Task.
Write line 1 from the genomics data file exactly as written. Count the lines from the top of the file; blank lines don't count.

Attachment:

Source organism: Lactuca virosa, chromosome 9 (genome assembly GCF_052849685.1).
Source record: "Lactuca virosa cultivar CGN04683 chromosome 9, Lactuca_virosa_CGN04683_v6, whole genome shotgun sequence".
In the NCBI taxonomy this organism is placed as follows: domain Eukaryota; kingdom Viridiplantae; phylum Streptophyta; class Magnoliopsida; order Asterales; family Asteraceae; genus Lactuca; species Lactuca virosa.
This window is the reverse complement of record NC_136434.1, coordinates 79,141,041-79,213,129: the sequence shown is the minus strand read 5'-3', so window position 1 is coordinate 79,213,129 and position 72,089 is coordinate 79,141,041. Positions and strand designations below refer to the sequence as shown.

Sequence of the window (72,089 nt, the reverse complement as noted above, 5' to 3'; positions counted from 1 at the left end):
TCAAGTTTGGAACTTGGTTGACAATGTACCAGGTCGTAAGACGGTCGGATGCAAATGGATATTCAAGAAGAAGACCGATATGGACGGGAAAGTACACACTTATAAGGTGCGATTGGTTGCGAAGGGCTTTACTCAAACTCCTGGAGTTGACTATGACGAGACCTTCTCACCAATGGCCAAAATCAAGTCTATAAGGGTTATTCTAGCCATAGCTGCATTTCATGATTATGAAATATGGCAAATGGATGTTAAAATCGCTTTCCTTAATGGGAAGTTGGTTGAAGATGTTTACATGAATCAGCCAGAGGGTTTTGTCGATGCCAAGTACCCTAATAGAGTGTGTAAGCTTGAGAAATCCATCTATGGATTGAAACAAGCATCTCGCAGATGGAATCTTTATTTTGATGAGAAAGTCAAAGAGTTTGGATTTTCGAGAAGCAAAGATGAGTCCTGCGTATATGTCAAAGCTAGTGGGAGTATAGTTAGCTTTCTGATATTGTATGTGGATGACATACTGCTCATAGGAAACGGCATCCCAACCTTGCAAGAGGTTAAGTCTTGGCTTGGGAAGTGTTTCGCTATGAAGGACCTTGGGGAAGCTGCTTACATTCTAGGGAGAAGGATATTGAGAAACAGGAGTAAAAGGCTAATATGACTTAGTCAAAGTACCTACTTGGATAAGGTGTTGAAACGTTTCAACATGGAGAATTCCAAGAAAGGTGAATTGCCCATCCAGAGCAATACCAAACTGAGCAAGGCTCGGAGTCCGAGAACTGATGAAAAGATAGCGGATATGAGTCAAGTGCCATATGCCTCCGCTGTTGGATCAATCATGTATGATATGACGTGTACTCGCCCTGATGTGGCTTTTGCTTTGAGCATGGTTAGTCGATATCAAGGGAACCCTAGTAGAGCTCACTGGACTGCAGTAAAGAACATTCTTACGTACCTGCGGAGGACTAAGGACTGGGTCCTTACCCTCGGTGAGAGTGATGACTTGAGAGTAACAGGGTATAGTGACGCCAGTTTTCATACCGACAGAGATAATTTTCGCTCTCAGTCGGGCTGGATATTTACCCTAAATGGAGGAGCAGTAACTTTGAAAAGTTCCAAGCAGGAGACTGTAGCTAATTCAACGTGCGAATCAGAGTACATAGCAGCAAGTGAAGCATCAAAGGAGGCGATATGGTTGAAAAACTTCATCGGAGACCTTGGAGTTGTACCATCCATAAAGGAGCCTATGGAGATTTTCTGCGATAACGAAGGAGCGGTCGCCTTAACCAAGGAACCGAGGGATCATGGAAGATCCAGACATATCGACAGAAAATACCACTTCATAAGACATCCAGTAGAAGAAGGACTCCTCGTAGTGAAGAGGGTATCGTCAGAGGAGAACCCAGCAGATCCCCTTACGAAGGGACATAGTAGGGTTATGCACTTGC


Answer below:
Source organism: Lactuca virosa, chromosome 9 (genome assembly GCF_052849685.1).